Bravo! (Aferim!) is a 2015 Romanian drama film directed by Radu Jude and the first screening of the slave-holding system in Romania, which has caused huge public outrage in Romania. Nevertheless, the film has achieved great success. It was screened in the main competition section of the 65th Berlin International Film Festival where Radu Jude won the Silver Bear for Best Director. It was selected as the Romanian entry for the Best Foreign Language Film at the 88th Academy Awards. Bravo! depicts a racist slave-holding system in which the Rroma were slaves of rich boyars (noblemen), which is an obscured historic fact in Romania as well as in the whole Europe.
Bravo! is set in Wallachia in the early 19th century, when a local policeman, Costandin, is hired by a boyar Cîndescu, to find Carfin, a fugitive Rromani slave. Costandin, in order to find Carfin blackmails, beats and offends other Rroma hoping that they would tell him where the fugitive was. The scenes of offences and beatings show a complete disadvantage of the Rroma who know that if they strike back they will be whipped or executed. The horrifying scene in the film is when Costandin and his son ride in a carriage together with an Orthodox priest asking him whether the Rroma are human beings at all, to which he replies to them yes, but as descendants of Ham, son of Noah, who threw horse excrements onto his father, have been cursed by Noah to be black as excrement. From this conversation we see the racist mythology that was present within the religious institutions across Europe and it was a common belief that the blood right principle absolutely conditioned the way in which power positions were defined in a society. Even today we are faced with such racist ideology whenever we hear that certain race, people or gender have special characteristics thus being subordinate or superior, richer or poorer. The Orthodox priest then remarks that only the Jews are not human beings and that all of them should be destroyed, and this is where the director suggests deeply rooted European anti-Semitism. The scene becomes even more horrible when we hear Costandin, a representative of Romanian law and morale, admiring the words of the priest calling him a wise man, which tells a lot about the relationship between state and ecclesiastical authority.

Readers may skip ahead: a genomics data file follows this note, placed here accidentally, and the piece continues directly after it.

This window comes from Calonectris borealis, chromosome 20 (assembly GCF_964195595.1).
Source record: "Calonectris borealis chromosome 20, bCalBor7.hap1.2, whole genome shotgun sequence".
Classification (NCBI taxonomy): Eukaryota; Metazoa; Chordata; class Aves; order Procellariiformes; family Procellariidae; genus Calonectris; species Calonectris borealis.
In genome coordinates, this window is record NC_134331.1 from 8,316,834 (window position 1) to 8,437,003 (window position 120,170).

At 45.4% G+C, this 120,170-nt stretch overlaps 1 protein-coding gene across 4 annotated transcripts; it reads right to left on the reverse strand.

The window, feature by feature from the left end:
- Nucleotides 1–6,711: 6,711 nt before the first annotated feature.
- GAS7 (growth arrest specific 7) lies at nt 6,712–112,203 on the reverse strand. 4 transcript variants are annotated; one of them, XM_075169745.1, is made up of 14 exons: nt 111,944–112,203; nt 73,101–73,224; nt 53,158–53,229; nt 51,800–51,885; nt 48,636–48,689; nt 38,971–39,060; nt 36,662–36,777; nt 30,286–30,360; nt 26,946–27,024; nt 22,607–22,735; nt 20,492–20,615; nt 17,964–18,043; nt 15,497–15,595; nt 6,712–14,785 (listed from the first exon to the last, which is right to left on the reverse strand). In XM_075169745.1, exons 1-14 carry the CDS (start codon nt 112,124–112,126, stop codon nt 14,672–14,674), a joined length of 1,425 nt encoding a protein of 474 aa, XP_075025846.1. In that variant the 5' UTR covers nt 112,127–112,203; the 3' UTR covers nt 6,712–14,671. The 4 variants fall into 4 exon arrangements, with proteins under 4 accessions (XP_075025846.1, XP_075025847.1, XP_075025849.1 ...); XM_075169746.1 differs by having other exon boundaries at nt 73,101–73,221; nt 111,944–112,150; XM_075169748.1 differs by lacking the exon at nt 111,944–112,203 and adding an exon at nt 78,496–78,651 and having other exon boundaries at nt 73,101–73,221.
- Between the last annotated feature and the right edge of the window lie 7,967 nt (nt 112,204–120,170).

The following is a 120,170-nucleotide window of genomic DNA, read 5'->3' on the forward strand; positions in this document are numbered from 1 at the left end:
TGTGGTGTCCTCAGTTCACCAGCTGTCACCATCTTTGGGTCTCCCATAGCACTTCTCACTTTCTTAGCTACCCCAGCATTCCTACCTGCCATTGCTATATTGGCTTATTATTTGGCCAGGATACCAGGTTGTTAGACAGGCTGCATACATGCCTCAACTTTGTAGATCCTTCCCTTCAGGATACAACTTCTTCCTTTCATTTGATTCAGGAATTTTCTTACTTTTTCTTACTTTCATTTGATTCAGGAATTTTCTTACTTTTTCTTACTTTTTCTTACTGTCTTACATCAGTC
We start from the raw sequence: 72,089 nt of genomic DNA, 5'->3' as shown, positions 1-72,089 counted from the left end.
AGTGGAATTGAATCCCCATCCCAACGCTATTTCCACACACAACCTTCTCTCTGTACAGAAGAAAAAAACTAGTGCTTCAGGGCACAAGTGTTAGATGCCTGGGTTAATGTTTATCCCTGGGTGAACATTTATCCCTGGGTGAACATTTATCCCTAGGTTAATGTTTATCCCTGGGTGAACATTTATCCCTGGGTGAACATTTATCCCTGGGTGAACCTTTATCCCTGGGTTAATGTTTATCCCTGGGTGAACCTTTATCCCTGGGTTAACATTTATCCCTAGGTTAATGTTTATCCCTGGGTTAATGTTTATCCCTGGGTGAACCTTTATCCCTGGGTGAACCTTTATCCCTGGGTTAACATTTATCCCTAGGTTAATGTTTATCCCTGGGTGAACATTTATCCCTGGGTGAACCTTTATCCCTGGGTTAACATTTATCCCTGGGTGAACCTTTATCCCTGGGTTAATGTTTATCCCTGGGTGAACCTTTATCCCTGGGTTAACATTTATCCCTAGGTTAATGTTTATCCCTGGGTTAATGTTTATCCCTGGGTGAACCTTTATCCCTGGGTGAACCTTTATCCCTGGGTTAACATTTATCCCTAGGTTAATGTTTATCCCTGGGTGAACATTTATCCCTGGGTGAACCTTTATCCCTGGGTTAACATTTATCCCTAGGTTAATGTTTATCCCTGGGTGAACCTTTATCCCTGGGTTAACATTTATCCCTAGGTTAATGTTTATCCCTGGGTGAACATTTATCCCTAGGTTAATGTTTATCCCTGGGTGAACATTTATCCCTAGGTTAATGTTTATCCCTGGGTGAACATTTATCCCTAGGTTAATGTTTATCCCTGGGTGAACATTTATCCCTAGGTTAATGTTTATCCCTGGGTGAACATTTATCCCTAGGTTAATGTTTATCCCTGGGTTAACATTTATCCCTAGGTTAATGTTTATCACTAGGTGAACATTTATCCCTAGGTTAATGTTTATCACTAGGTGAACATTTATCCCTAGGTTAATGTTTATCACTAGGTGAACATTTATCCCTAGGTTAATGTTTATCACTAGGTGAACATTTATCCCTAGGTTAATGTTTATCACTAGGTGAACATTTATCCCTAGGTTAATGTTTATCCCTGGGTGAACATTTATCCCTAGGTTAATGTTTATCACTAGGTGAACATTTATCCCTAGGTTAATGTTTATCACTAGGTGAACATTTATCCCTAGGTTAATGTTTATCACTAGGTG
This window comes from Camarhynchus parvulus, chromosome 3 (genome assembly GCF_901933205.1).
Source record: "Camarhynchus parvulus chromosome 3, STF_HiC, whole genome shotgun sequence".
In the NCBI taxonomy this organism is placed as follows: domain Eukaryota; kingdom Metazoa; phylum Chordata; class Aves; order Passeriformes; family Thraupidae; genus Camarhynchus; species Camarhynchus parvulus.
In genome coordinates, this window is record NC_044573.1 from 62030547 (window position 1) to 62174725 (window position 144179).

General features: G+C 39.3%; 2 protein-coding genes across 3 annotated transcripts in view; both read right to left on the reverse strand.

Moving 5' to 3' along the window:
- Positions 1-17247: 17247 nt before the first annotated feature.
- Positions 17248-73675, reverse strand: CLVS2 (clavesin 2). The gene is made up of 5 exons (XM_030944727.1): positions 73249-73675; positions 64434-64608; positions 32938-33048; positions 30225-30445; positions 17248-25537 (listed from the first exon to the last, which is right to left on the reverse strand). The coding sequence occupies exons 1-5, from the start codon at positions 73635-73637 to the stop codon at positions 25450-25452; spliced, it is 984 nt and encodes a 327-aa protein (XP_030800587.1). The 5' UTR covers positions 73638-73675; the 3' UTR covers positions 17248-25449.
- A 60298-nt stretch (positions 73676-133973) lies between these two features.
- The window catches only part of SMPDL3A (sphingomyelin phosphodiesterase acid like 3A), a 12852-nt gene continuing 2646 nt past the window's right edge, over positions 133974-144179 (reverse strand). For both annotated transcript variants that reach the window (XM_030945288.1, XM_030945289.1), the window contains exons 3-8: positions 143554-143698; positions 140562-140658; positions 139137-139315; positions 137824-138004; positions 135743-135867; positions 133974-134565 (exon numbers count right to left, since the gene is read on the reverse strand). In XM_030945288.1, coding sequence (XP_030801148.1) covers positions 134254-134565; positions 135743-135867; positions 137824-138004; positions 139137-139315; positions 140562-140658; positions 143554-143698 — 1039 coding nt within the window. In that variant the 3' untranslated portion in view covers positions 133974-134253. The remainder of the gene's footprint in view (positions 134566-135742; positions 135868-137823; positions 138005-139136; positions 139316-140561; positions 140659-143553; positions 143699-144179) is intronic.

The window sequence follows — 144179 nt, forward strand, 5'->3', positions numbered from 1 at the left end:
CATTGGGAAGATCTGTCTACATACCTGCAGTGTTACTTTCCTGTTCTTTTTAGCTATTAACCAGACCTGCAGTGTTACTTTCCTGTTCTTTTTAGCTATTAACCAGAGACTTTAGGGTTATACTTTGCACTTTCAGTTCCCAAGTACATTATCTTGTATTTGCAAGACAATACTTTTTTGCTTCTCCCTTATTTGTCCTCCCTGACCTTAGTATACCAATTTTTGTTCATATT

Costandin and his son find Carfin, a slave who was hiding at a craftsman’s house helping him in his work. A small Rroma boy was also hiding at the craftsman’s house since he fled from his owner because he beat him hard and even beat his elder brother to death. Nevertheless, Costandin, a local policeman sells the boy to a new slave master at the market, presenting us again complete despair and disadvantage of the Rroma in the 19th century.
Carfin, the slave explained to Costandin that he had run away from the boyar’s estate after having an affair with his wife and begged him not to take him back to the boyar because he would surely kill him. The film also deals with the absence of women’s rights. Costandin hires a prostitute for himself and his son, telling him not to mention this to his mother, Costandin’s wife, whom he had already cheated previously raping through villages during the war. From the above mentioned, we draw a conclusion that women were not supposed to ask their husbands about their whereabouts while those were at work. Later on, we find out that the boyar broke his wife’s spine for sleeping with a Rroma. He beat her with a stick which, according to the laws back then, was allowed and even worse, socially accepted, which Costandin explains saying that it is wife’s duty to receive husband’s hits. Even the local policeman Costandin gets beaten by the boyar himself when asking him to save the life of Carfin, the Rroma, and Carfin was brutally crippled and eventually killed.
This film introduces an extremely difficult life of the Rroma people during the European slavery, which lasted from the 14th to the 19th centuries, during which time the Rroma, who worked with their own hands, earned wealth for the white man. Besides this main and extremely neglected topic Bravo! gives us an insight into a whole range of injustices that were considered normal less than 200 years ago, making us wonder whether there is such a thing as Rromani, female or any other ethnic, national, racial or gender nature or it is actually about a series of fictional stories, perpetuated mythologies, told from all over in order to justify social injustice and preserve the interests of those most powerful.